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Humiliating Gbagbo

  • 14 April 2011

It looked like an episode that was going to drag on to its bloody and tragic denouement, another African calamity for those eager voyeurs of violence. But the fall of the Ivory Coast's Laurent Koudou Gbagbo was less mighty than perplexing (mostly for him).

Pictures released to papers and television stations show the defeated leader and his wife Simone sitting on a bed at the Hotel du Golf in Abidjan, surrounded by soldiers loyal to Alassane Ouattara. To the victor go the spoils, and the spoils were on full view for local and international consumption.

Journalists taking account of the scene vary in their accounts, though there seems to be a running theme of gloating, an unhealthy note of satisfaction at power tarnished and defeated. 'His cheek swollen from the slap he received from a soldier,' writes Martin Argyles of The Guardian, 'he wears the shocked expression of a loved child who has just had his favourite toy wrenched from his grasp.'

Then, the hyperbole — the attempt to find some grand historical villain to compare: 'Mussolini and his mistress hung upside down in Milan by Italian partisans. Ceausescu and Elena, joint rulers of a cowed Romania, hastily shot by his own soldiers at the end of a kangaroo military court, she screaming "My children, my children!"'

The Ghana Business News shows a more modest creature who posted his impressions on Twitter even as the crisis was unfolding. It takes note of Gbagbo's credentials — the template for African and Asian despotism: a French education minted in part at the Sorbonne. He 'had a long, momentous, and remarkable history behind him. He is a teacher by profession, he holds a PhD in history from a French University.' Nor can we ignore his time spent at the university of hard knocks, the ever accommodating prison cell.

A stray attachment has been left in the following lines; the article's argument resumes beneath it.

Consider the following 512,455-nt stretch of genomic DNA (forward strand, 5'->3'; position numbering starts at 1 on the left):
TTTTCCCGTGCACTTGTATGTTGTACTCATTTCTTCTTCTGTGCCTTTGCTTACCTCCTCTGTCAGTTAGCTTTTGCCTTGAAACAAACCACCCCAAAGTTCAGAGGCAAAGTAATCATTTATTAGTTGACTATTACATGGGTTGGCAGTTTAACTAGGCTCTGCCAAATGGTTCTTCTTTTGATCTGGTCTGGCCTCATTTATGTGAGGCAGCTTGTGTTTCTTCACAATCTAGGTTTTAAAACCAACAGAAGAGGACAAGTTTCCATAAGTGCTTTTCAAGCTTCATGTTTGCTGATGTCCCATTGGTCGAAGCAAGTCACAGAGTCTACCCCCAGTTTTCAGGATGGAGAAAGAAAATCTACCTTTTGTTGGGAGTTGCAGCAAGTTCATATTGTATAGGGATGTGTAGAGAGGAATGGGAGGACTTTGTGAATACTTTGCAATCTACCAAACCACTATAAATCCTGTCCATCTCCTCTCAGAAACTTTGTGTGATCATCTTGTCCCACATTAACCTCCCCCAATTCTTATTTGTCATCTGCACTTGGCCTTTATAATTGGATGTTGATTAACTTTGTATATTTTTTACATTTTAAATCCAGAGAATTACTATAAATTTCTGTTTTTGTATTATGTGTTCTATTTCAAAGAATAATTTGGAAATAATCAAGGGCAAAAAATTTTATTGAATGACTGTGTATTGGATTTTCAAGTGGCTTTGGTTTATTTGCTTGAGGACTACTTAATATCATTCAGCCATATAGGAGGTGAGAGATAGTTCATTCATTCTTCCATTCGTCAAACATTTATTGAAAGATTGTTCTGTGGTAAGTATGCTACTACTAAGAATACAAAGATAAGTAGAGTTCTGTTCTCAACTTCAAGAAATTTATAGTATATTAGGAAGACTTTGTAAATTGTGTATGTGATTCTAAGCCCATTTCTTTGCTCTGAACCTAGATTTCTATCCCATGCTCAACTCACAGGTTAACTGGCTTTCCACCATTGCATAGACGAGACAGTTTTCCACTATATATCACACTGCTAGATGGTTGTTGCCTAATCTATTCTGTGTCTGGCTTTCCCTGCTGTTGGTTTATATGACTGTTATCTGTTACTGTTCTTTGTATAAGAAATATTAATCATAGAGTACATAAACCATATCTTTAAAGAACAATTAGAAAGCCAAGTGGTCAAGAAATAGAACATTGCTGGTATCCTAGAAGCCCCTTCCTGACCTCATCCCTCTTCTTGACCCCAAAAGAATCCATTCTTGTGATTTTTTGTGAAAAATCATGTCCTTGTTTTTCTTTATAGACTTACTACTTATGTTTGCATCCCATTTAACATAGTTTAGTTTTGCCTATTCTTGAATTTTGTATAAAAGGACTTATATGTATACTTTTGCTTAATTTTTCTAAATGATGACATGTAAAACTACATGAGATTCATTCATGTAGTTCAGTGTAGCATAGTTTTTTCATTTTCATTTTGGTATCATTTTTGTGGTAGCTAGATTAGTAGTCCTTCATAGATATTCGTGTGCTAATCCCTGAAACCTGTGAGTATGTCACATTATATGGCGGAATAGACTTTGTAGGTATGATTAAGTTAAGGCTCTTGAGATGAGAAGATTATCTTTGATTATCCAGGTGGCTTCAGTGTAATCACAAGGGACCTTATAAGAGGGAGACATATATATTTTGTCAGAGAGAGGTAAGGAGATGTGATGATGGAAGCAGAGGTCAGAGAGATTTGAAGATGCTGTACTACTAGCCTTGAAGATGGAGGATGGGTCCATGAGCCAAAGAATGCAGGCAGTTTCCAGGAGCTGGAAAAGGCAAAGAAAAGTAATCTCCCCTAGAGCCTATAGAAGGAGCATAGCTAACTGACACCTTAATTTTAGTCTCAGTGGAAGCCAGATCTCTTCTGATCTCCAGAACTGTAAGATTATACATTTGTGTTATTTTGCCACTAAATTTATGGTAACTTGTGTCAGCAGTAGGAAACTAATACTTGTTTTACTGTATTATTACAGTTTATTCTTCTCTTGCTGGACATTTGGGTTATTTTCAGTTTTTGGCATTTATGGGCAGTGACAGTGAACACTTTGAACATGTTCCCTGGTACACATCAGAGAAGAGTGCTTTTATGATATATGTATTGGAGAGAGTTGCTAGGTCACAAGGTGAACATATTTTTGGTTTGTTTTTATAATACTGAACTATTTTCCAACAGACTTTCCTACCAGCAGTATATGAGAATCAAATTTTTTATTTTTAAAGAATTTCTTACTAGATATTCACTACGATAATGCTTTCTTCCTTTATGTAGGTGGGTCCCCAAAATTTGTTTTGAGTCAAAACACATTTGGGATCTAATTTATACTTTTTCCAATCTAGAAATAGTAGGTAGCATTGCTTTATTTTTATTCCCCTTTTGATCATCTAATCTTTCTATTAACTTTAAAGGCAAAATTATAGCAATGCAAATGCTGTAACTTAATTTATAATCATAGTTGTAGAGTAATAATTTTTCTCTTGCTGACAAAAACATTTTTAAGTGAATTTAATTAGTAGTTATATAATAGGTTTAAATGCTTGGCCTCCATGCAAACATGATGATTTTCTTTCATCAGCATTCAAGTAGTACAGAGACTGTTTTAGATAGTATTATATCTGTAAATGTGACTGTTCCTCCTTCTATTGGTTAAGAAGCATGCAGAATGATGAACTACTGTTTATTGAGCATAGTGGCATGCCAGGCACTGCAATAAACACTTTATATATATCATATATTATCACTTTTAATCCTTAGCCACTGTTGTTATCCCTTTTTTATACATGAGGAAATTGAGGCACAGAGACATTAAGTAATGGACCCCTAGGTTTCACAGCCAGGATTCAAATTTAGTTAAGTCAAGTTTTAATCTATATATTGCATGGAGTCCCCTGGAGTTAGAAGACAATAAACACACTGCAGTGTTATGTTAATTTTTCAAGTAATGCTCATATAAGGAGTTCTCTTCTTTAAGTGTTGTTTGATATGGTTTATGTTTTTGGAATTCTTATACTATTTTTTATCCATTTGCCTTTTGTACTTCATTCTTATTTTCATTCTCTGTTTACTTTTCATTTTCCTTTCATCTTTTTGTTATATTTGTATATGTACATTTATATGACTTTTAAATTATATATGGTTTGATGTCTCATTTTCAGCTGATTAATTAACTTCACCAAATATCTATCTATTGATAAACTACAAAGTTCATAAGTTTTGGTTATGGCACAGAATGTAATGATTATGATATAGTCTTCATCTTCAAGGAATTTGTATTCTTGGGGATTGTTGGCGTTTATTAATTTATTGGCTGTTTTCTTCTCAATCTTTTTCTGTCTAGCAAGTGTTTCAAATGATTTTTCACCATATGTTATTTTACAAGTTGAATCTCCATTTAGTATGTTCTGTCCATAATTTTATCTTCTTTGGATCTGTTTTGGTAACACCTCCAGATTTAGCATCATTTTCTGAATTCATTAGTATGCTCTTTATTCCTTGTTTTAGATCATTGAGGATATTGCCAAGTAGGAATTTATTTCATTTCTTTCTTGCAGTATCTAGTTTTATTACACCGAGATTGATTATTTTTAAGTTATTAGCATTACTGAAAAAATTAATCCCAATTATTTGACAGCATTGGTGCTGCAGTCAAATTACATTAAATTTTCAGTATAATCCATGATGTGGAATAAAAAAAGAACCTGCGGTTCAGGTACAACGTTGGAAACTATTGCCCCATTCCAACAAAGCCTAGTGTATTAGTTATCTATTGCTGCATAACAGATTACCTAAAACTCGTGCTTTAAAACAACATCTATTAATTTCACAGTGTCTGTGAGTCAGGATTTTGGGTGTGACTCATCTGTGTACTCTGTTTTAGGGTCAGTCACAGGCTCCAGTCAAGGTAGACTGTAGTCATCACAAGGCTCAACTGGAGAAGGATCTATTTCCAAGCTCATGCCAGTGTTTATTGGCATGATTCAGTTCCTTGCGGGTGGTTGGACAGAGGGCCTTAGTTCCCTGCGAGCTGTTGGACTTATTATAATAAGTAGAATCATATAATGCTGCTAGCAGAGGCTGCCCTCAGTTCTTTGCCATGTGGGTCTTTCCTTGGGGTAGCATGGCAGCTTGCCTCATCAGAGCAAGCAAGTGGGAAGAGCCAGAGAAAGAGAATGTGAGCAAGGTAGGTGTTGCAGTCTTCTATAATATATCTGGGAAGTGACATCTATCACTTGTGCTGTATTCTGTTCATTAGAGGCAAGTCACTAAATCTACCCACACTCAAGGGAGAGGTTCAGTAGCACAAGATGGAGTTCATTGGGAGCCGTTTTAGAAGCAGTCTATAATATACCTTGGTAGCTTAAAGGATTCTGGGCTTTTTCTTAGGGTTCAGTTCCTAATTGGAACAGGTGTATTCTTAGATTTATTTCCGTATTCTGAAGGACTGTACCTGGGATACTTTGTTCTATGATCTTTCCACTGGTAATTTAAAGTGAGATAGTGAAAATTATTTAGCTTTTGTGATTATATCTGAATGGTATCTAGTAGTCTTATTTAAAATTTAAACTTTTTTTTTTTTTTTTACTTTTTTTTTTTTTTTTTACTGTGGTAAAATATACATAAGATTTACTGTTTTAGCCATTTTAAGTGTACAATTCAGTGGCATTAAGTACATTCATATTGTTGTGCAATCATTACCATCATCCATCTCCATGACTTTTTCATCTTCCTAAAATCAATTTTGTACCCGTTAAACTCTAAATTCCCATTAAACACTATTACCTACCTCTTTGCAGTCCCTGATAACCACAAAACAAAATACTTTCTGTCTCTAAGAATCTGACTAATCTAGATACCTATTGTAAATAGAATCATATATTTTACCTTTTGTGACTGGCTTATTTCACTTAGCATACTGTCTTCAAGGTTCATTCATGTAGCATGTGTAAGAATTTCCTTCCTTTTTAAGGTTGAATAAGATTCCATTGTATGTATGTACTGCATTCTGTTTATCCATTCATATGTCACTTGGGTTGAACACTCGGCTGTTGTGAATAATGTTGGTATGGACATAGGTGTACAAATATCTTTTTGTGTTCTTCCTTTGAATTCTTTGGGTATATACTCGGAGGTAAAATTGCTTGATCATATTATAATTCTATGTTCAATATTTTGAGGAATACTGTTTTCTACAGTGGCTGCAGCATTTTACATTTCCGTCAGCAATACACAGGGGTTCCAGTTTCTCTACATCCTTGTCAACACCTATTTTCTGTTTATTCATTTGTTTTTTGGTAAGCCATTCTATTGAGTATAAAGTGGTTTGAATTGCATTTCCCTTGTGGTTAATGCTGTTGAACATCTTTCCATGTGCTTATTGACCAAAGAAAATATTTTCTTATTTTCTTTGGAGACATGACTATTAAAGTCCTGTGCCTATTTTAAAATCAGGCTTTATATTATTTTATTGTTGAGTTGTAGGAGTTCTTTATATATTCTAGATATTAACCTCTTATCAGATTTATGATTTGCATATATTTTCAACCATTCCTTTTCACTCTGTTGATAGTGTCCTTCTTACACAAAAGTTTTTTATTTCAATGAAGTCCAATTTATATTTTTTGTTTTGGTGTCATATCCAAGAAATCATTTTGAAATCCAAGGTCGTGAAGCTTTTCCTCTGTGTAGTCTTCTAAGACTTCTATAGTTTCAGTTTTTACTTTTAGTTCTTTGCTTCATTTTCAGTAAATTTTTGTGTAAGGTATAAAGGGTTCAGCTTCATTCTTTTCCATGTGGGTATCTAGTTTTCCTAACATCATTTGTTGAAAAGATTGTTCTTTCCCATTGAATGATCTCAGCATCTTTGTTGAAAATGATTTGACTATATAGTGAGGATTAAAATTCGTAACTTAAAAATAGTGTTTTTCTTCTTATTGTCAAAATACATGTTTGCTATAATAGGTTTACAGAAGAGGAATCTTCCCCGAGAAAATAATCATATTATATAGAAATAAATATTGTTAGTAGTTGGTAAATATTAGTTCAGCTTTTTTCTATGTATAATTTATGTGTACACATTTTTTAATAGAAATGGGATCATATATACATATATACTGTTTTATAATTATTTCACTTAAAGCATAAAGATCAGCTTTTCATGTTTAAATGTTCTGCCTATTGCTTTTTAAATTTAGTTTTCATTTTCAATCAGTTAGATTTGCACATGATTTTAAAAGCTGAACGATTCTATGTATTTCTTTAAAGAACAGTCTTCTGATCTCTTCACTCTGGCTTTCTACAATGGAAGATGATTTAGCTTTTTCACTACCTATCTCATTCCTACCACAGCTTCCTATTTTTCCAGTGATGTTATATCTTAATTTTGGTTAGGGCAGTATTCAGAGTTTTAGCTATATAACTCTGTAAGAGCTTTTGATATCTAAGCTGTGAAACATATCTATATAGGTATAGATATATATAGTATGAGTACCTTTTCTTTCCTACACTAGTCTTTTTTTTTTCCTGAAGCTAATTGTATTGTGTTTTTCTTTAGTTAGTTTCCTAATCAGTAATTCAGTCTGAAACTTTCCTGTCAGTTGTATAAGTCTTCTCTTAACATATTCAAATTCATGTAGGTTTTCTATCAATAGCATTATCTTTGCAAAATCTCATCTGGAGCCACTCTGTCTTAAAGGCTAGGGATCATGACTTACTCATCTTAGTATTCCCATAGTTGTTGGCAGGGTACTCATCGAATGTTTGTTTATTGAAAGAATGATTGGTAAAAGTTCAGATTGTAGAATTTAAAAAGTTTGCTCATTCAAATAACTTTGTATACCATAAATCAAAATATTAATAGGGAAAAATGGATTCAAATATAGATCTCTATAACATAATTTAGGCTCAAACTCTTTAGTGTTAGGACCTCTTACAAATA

While at the University of Lyon in the 1960s, he earned the nickname of 'Cicero' for his love of Latin. Sessions were duly spent at the Sorbonne and then at the Paris Diderot University. In fact, this humiliated figure might well have been something greater. He may well have become 'a Colossus, a political enigma in Ivory Coast but for his intransigence and strong headedness'.

Instead, he was a traditional figure of power who spent time in the groves of academe and the dust of conflict, finding it difficult to work with opponents and seeing enemies everywhere.

His term of office was